What, exactly, does a cloud broker do?
- By Colby Hochmuth
- Jul 17, 2014
The way government delivers IT services has undergone major changes in recent years. Now, as agencies move past simply getting their email to the cloud look to the next big thing, "cloud brokers” are stepping up to see where they fit into the equation.
A broker, by definition, is someone who buys and sells goods or assets for others. But when it comes to government cloud, the idea of brokers is a bit fuzzier.
The General Services Administration issued a request for information on cloud brokerage in 2012, and the industry response was so strong that GSA extended the RFI by several weeks. The Defense Information Systems Agency also issued an RFI on cloud brokerage in 2012. That same year, the Defense Department CIO designated DISA as the cloud broker of services to all military agencies.
This emergence of cloud brokers coincided with a changing role for systems integrators, according to Susie Adams, chief technology officer of Microsoft Federal. Microsoft, she said, sees cloud brokers as the new intermediary between service providers and agencies
“The jury is still out on where this will land, and there’s multiple models of what people are calling a broker today,” Adams said. “But I think of them as the intermediary here; they’re usually trying to solve a procurement, standardized pricing, management or security problem.”
Adams is not alone in that opinion. Major system integrators, such as Accenture, have also taken to calling themselves brokers as of late.
Microsoft, meanwhile, been trying to keep up with this model by allowing certain partners to purchase its cloud, Microsoft Azure, directly. Many of those partners can in turn offer cloud in the form of software as a service.
Watching an agency try to procure a cloud now is hard, Adams said. It’s a long, and often painful process.
“We’re just dipping our toes in the water of how do we help agencies do that handshake, and build innovative solutions that are hybrid, and can help them leverage their existing investments but at the same time take advantage of the innovation of the cloud,” Adams said.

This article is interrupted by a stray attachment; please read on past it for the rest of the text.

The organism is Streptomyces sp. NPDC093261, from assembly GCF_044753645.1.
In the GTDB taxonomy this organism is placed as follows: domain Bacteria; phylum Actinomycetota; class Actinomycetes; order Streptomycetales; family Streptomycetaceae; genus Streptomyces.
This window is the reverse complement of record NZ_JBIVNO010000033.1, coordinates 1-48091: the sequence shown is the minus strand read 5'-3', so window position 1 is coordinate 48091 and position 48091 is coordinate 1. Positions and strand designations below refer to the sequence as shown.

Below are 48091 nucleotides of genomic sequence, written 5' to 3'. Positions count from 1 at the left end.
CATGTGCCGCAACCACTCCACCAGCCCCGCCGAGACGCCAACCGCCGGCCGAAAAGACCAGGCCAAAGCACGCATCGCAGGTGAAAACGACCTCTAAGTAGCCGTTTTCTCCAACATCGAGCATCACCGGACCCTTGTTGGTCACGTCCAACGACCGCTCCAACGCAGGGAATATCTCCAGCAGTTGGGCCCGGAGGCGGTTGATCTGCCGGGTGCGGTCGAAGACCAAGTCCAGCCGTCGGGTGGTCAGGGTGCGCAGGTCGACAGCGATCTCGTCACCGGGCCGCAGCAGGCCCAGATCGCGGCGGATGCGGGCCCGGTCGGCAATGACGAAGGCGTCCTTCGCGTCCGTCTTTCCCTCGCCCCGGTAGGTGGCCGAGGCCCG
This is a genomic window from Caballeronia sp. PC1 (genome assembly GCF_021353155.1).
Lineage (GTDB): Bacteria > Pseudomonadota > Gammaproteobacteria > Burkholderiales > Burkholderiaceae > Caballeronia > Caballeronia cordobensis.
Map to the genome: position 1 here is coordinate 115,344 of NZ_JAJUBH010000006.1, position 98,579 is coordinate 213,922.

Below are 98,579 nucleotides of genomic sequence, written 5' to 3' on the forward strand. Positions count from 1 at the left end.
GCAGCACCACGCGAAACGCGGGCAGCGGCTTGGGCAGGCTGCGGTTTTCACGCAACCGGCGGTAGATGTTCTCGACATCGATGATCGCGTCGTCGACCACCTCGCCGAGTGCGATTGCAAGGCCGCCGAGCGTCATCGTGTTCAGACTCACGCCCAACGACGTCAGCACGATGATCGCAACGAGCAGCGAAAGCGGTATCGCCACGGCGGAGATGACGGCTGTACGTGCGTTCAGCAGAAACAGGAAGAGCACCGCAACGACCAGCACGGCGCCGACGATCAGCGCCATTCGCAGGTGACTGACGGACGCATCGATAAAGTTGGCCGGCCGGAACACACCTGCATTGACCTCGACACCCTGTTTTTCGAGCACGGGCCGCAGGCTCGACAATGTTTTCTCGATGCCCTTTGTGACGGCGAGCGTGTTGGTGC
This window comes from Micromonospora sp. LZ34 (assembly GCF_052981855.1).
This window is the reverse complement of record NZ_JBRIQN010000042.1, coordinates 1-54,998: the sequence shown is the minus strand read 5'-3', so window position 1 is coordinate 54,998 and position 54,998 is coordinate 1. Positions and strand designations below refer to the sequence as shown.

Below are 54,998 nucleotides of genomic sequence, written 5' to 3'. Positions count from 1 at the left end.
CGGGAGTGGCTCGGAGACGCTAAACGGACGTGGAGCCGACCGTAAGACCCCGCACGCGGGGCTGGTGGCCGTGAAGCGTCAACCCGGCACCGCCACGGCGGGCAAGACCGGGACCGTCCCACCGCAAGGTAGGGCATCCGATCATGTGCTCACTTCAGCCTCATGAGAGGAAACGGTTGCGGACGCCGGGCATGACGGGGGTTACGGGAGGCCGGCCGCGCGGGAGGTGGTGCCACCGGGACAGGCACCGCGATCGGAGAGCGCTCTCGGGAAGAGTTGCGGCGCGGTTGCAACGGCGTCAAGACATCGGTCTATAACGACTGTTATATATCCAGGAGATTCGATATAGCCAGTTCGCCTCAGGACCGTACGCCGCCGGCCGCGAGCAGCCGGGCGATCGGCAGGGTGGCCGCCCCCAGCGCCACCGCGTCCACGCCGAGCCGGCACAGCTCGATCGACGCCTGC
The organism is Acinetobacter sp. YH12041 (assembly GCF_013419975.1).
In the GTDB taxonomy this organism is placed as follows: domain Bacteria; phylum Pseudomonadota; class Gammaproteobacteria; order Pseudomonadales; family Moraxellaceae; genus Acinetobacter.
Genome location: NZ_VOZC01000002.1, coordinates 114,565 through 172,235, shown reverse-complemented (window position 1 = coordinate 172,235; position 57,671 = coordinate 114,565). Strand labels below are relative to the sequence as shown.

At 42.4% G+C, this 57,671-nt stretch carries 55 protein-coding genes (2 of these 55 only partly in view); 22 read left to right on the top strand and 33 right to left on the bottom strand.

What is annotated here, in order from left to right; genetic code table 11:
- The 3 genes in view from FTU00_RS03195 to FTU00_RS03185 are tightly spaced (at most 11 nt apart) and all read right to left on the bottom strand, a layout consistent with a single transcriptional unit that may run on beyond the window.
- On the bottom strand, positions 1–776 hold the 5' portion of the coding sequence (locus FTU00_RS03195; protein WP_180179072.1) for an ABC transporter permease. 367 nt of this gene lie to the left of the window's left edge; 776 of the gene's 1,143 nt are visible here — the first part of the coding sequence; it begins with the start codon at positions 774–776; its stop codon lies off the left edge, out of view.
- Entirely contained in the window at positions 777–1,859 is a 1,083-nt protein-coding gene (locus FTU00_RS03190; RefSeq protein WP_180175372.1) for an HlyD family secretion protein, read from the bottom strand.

The big question many federal cloud providers are dealing with is how to deliver cloud services cheaper and more quickly; staying within the confines of the Federal Acquisition Regulation; and at the same time allowing agencies to adopt cloud more aggressively and responsibly.
That has been one of Microsoft’s major focuses as it adapts to working with the federal community. Microsoft announced last week that Dynamics CRM Online will join Office 365 and Azure in providing a cloud available for U.S. federal, state and local governments. By early 2015, agencies will be able to access Microsoft Azure, Office 365 and CRM on the same platform.
“What we’re really trying to do is align the cadence behind them and the requirements that they meet,” Adams said.
Putting all those services in one place gives agencies more flexibility and options, according to Adams. “They can have an integrated experience across the productivity stack and then ... build additional capabilities if they want,” she said.
An increased focus on software capabilities will mean that the service will be extended to any device and any platform, Adams added.
“It is all about software and software automation as we move [into] that mobile-first and cloud-first world,” she said. “It is all about making sure you can live heterogeneously and give users that experience.”